The primary intention of "Trixie" is to have fun in the hard-boiled detective genre without casting aside the familiar, colorful characters or tangled plot complications. It's about larceny, love, language. Screwball noir, if you will.
But mostly it's about a woman named Trixie Zurbo. About her struggle to succeed at something... anything. About her sense of truth. You can try and pull the wool over her face, but you can't lie about the truth.
People pick on her speech, her point of view, her idiosyncratic logic. She's aware of this, she knows that life is no bed of gravy. But that's okay, she doesn't want to be treated with golden gloves.
Nowadays, who's truthful anyway? Facts don't tell the whole story, they leave out life's mysteries. Politicians, businessmen, observers of the scene make their livings through distortion. Maybe only lovers and poets speak the truth, saying what's in their hearts and on their minds. Trixie does this too, even though her tongue may be a little further from her brain that most. But that's why I summoned her, why I salute her and why I deem her worthy of a standing observation.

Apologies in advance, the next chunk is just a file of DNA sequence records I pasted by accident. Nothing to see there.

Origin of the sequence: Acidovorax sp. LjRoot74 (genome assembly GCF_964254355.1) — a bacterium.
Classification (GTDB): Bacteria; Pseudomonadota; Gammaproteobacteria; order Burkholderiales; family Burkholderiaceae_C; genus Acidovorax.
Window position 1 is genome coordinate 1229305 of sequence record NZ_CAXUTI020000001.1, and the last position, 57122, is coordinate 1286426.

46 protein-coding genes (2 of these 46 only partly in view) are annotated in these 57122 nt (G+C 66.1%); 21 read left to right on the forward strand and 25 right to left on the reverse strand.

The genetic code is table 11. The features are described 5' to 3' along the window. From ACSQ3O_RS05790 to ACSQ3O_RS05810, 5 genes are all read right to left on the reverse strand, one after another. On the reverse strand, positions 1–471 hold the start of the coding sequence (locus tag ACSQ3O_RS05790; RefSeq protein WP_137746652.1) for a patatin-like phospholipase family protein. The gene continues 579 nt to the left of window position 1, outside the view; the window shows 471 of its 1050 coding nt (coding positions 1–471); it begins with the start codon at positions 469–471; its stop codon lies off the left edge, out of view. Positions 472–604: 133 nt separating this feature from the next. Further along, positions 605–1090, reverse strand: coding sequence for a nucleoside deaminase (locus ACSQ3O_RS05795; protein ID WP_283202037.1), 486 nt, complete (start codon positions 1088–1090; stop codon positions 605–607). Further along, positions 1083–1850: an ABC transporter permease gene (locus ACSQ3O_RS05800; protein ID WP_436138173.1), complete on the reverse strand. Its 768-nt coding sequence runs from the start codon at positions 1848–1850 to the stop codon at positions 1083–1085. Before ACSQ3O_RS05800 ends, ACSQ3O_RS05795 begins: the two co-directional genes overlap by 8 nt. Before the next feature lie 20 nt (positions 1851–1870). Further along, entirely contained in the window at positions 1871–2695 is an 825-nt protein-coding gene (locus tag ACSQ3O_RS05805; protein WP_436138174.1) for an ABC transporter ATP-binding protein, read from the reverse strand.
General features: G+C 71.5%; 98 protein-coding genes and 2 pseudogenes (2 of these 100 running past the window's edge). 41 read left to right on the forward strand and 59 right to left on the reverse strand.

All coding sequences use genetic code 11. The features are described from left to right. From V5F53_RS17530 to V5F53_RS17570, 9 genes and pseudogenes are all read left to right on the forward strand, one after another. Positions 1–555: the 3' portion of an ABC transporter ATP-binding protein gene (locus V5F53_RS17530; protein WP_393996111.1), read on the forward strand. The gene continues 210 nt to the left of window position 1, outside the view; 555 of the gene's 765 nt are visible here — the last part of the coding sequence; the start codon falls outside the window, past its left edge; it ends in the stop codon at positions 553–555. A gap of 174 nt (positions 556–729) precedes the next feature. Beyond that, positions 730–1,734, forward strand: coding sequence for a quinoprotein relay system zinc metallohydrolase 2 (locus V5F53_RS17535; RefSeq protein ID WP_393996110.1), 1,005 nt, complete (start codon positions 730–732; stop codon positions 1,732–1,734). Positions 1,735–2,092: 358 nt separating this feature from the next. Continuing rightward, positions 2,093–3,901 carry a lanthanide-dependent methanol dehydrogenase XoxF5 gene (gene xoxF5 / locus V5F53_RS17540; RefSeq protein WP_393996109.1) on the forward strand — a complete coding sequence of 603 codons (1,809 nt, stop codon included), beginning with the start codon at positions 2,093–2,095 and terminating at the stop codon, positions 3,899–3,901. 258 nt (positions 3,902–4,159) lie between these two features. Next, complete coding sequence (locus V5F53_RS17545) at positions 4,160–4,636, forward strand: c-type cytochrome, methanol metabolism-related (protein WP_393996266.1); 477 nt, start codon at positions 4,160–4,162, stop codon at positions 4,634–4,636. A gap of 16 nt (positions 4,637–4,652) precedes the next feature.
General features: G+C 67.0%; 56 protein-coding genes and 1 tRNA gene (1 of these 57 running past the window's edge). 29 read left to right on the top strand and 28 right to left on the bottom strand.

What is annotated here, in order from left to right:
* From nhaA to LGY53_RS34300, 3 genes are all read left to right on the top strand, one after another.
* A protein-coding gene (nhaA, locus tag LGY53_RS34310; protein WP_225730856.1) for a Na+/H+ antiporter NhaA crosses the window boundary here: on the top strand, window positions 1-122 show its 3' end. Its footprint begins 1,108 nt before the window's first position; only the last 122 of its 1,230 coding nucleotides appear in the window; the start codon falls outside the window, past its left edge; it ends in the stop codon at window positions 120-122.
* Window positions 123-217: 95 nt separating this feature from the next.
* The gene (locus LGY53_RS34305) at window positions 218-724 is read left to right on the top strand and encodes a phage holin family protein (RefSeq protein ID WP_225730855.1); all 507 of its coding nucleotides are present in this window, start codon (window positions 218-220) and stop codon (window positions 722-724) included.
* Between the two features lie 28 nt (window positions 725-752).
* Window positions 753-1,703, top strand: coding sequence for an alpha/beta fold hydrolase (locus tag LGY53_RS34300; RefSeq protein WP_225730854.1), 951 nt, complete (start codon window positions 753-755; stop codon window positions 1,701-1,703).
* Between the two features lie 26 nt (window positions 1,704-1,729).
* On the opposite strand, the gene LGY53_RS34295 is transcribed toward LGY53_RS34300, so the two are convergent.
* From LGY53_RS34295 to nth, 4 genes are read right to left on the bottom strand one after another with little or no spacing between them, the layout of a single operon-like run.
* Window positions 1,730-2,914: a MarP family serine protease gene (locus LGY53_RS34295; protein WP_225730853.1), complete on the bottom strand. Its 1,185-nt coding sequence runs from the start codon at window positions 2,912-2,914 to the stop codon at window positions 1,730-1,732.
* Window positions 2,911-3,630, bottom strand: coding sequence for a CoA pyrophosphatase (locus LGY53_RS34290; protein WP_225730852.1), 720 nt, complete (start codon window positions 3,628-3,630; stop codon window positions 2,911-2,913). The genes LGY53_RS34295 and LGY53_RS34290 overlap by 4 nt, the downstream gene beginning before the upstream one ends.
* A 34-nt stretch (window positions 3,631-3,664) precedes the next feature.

- Alan Rudolph